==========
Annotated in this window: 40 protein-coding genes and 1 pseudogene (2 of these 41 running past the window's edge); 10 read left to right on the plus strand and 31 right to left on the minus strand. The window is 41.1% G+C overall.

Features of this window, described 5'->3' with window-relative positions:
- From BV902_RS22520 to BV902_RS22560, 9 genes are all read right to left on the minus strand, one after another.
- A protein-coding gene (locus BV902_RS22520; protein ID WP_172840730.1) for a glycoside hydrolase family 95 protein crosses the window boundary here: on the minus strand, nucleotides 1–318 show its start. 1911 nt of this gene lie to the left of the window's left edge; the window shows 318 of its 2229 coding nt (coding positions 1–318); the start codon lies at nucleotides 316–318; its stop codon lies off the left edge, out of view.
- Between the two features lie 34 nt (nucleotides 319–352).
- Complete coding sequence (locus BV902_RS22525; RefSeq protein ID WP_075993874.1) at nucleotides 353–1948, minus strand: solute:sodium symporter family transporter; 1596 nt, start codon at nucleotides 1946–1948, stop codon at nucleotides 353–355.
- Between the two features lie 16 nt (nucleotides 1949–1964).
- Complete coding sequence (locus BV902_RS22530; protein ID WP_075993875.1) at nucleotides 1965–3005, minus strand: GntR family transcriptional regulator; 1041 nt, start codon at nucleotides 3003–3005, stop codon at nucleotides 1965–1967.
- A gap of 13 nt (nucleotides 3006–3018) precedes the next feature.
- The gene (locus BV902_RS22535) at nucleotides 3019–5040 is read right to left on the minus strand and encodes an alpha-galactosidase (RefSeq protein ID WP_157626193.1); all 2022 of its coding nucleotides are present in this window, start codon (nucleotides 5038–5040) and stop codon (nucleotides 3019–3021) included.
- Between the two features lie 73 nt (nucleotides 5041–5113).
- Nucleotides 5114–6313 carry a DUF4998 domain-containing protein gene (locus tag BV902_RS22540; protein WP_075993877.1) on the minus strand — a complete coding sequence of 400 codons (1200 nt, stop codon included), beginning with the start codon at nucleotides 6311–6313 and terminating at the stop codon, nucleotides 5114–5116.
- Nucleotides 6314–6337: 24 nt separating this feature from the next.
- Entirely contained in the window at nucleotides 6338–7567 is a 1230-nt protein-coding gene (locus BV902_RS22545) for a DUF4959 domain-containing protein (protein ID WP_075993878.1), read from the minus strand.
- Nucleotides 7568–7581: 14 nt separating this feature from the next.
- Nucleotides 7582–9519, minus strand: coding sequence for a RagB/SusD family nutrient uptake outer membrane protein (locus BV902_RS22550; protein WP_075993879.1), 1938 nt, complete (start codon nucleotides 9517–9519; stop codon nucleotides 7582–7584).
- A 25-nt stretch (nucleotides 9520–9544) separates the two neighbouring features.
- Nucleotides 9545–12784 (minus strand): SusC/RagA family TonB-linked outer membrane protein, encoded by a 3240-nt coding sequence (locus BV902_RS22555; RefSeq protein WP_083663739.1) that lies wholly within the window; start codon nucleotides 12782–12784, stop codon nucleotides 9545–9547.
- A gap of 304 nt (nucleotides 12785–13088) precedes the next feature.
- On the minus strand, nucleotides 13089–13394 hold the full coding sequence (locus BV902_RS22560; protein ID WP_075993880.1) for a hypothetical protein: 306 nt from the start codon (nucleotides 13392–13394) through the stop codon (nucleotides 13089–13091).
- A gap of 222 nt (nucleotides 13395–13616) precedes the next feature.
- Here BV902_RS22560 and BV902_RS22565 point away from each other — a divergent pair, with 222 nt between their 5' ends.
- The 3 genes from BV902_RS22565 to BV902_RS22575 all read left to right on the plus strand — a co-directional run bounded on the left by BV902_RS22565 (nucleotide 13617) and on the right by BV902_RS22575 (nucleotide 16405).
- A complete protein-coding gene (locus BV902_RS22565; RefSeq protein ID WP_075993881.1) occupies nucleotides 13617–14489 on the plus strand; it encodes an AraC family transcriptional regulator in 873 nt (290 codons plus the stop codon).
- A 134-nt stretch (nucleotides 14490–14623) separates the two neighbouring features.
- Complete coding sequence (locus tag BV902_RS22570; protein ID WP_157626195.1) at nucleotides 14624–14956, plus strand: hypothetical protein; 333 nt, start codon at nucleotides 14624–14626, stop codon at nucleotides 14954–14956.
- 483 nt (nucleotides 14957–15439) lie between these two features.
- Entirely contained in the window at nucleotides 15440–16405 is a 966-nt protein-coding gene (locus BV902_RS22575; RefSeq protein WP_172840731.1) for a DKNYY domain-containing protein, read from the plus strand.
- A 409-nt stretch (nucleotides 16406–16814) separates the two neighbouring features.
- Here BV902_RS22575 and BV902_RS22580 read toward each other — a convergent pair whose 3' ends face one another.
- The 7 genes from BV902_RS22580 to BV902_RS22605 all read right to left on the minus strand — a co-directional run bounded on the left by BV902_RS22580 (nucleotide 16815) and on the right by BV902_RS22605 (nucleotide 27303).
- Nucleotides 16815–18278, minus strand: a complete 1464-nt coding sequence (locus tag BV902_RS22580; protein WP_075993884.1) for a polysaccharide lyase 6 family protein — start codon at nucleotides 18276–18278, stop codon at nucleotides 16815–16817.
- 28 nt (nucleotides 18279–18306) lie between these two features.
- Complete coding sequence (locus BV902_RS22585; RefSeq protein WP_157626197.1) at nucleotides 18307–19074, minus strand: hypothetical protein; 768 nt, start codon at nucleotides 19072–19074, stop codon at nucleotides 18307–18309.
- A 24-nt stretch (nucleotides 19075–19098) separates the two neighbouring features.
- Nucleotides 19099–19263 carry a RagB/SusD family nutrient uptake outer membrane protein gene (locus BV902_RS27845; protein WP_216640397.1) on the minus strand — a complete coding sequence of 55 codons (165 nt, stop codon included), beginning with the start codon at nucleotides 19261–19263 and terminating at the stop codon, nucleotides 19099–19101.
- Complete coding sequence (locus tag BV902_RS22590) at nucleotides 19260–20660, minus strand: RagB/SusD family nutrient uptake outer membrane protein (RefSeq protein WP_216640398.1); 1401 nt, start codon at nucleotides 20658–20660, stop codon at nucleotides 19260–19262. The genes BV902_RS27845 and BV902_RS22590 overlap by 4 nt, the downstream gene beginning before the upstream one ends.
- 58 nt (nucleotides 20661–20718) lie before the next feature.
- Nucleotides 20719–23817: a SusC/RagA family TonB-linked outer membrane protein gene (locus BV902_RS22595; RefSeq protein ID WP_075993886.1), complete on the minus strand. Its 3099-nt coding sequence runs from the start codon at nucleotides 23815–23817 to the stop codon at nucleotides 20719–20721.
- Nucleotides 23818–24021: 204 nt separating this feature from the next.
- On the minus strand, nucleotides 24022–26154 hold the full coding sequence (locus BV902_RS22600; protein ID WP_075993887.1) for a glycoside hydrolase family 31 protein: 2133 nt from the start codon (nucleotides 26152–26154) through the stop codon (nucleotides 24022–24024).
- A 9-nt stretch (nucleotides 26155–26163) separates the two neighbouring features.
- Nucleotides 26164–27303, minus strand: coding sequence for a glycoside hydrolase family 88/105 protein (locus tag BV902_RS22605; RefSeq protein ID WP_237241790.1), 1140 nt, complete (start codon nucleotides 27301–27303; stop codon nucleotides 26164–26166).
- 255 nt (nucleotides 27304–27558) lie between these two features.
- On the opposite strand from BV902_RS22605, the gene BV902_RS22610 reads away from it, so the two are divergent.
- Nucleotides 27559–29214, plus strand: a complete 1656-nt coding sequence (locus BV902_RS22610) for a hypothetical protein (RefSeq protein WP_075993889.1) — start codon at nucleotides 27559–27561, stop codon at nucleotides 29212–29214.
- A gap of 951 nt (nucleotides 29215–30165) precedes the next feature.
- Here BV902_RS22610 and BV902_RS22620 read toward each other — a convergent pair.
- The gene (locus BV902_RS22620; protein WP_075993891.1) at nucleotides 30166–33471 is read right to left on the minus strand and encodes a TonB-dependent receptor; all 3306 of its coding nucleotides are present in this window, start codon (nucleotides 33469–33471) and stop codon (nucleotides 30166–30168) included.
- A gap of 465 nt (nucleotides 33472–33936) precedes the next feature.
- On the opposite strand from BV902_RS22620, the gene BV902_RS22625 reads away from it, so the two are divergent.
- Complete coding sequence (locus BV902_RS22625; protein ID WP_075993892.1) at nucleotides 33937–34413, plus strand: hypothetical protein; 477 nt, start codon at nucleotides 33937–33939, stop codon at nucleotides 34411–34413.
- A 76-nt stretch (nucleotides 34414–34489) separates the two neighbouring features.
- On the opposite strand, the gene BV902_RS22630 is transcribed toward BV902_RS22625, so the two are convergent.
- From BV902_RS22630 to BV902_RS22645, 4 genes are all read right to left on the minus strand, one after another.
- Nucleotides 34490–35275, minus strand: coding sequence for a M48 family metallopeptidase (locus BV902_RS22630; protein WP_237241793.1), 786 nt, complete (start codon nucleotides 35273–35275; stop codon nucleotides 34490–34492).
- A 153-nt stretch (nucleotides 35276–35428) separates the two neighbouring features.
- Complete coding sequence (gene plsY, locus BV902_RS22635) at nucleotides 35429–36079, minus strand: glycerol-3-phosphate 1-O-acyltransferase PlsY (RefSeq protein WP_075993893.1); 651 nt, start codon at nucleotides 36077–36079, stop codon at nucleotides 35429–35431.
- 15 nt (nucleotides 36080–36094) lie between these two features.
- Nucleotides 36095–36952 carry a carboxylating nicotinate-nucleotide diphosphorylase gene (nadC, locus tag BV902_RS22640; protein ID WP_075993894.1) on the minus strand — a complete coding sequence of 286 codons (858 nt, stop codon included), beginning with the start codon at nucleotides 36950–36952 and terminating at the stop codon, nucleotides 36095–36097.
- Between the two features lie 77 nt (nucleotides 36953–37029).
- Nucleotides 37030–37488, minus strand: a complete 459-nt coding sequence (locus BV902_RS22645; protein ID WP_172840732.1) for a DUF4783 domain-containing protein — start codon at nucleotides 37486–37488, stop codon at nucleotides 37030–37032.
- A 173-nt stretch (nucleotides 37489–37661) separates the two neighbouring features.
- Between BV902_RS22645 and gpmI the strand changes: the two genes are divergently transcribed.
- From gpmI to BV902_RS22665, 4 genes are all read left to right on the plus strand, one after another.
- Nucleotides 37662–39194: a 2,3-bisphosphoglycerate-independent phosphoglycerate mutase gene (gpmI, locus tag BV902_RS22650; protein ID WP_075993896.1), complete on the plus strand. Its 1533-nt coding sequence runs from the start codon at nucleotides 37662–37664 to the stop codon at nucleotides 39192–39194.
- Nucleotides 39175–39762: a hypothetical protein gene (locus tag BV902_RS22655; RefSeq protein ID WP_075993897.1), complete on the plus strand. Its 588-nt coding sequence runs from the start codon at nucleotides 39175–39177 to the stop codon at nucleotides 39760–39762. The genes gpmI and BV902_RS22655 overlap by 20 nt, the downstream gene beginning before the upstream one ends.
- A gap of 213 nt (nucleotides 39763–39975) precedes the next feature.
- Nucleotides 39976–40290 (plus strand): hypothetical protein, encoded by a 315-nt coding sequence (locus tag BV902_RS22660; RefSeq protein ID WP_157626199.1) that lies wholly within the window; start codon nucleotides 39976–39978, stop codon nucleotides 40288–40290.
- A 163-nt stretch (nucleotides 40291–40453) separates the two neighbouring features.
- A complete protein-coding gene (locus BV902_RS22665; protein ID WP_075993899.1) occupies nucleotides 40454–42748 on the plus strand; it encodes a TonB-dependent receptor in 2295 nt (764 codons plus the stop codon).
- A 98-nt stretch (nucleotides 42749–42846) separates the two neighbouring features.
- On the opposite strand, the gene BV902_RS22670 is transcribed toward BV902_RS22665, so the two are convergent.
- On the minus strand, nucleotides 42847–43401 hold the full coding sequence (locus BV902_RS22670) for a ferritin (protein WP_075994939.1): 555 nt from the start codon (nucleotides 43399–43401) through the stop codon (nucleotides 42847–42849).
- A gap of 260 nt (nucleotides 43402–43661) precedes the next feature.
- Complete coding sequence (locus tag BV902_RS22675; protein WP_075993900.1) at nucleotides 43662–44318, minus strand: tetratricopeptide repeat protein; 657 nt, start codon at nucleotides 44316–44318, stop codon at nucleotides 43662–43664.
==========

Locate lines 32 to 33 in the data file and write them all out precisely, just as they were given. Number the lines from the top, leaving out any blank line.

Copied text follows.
- Nucleotides 16815–18278, minus strand: a complete 1464-nt coding sequence (locus tag BV902_RS22580; protein WP_075993884.1) for a polysaccharide lyase 6 family protein — start codon at nucleotides 18276–18278, stop codon at nucleotides 16815–16817.
- 28 nt (nucleotides 18279–18306) lie between these two features.